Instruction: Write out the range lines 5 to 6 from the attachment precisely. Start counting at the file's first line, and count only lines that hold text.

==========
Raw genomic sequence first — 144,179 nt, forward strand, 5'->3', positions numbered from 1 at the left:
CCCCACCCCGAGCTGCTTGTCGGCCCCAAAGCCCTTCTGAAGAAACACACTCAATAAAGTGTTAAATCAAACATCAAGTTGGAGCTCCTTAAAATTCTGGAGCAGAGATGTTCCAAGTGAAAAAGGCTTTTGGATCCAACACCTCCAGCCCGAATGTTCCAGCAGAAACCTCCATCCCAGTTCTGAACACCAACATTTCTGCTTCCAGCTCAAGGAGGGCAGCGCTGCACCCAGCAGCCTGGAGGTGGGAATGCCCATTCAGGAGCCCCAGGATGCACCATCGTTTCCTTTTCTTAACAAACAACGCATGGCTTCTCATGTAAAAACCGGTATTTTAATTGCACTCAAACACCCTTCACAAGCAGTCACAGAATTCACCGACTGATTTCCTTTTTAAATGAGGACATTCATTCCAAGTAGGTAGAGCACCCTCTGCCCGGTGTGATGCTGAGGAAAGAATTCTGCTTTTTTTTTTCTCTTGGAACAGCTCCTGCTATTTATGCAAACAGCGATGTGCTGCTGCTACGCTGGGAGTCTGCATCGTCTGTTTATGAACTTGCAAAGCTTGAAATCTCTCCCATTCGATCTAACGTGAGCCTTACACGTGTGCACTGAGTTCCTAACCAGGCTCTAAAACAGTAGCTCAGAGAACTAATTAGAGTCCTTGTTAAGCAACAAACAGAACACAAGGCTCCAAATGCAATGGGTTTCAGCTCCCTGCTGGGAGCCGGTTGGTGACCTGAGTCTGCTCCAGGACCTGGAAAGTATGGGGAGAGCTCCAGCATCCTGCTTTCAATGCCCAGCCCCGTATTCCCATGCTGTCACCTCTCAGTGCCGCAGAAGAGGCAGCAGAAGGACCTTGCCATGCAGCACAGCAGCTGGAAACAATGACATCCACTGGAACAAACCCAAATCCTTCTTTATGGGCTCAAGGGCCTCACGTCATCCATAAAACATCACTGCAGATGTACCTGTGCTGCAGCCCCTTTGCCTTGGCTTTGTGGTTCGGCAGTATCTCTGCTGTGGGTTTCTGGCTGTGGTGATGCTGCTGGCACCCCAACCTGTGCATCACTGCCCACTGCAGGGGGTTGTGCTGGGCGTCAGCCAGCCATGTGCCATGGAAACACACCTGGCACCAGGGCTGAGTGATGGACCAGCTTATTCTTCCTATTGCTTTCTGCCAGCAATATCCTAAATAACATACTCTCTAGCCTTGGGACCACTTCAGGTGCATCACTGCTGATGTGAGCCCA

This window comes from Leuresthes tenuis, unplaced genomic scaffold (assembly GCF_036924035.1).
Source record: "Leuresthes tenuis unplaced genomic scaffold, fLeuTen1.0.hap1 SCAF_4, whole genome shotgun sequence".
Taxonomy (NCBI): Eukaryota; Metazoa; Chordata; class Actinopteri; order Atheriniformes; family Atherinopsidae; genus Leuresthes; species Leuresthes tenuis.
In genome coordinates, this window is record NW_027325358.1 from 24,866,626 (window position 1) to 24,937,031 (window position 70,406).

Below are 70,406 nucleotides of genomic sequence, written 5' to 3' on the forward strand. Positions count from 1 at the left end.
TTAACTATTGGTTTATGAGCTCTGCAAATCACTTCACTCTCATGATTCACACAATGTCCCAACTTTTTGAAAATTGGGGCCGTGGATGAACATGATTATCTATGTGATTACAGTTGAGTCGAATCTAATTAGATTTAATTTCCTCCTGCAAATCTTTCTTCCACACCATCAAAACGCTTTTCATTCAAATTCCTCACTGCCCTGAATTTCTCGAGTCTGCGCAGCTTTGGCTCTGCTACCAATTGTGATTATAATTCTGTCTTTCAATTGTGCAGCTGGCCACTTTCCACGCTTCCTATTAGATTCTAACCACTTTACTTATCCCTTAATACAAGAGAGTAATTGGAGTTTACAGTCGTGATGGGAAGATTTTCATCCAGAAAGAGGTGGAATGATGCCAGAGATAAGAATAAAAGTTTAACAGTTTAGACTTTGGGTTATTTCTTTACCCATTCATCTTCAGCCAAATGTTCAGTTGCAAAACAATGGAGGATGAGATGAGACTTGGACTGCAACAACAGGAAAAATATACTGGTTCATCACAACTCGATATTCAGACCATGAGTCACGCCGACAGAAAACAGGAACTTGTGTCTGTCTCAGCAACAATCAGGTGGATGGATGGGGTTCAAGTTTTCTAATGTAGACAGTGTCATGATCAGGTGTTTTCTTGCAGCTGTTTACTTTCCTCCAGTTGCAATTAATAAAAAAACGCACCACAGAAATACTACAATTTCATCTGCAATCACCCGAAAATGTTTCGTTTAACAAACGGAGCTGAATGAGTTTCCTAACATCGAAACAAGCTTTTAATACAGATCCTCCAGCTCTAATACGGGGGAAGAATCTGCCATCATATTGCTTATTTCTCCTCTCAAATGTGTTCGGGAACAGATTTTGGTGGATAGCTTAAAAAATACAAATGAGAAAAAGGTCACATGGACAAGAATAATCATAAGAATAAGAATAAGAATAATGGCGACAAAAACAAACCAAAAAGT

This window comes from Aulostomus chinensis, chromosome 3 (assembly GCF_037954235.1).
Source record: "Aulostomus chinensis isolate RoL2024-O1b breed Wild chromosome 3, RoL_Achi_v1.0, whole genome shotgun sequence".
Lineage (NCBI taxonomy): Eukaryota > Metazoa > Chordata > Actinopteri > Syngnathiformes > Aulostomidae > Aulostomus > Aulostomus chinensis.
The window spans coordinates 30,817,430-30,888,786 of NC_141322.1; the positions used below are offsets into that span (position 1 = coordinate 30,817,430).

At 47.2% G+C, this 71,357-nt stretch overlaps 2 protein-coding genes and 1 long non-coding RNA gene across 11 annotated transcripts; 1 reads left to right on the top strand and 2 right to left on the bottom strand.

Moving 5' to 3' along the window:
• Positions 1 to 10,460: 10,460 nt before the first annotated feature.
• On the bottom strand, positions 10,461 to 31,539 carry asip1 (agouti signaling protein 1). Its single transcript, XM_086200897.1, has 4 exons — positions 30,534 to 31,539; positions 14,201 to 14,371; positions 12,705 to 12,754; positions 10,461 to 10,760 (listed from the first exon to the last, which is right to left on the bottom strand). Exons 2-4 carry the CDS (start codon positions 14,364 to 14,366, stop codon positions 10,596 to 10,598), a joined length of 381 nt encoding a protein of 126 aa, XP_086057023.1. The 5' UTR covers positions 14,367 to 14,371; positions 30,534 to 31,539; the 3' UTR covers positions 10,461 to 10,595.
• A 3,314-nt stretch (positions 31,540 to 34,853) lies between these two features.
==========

Taxonomy (NCBI): Eukaryota; Metazoa; Chordata; class Actinopteri; order Atheriniformes; family Atherinopsidae; genus Leuresthes; species Leuresthes tenuis.
In genome coordinates, this window is record NW_027325358.1 from 24,866,626 (window position 1) to 24,937,031 (window position 70,406).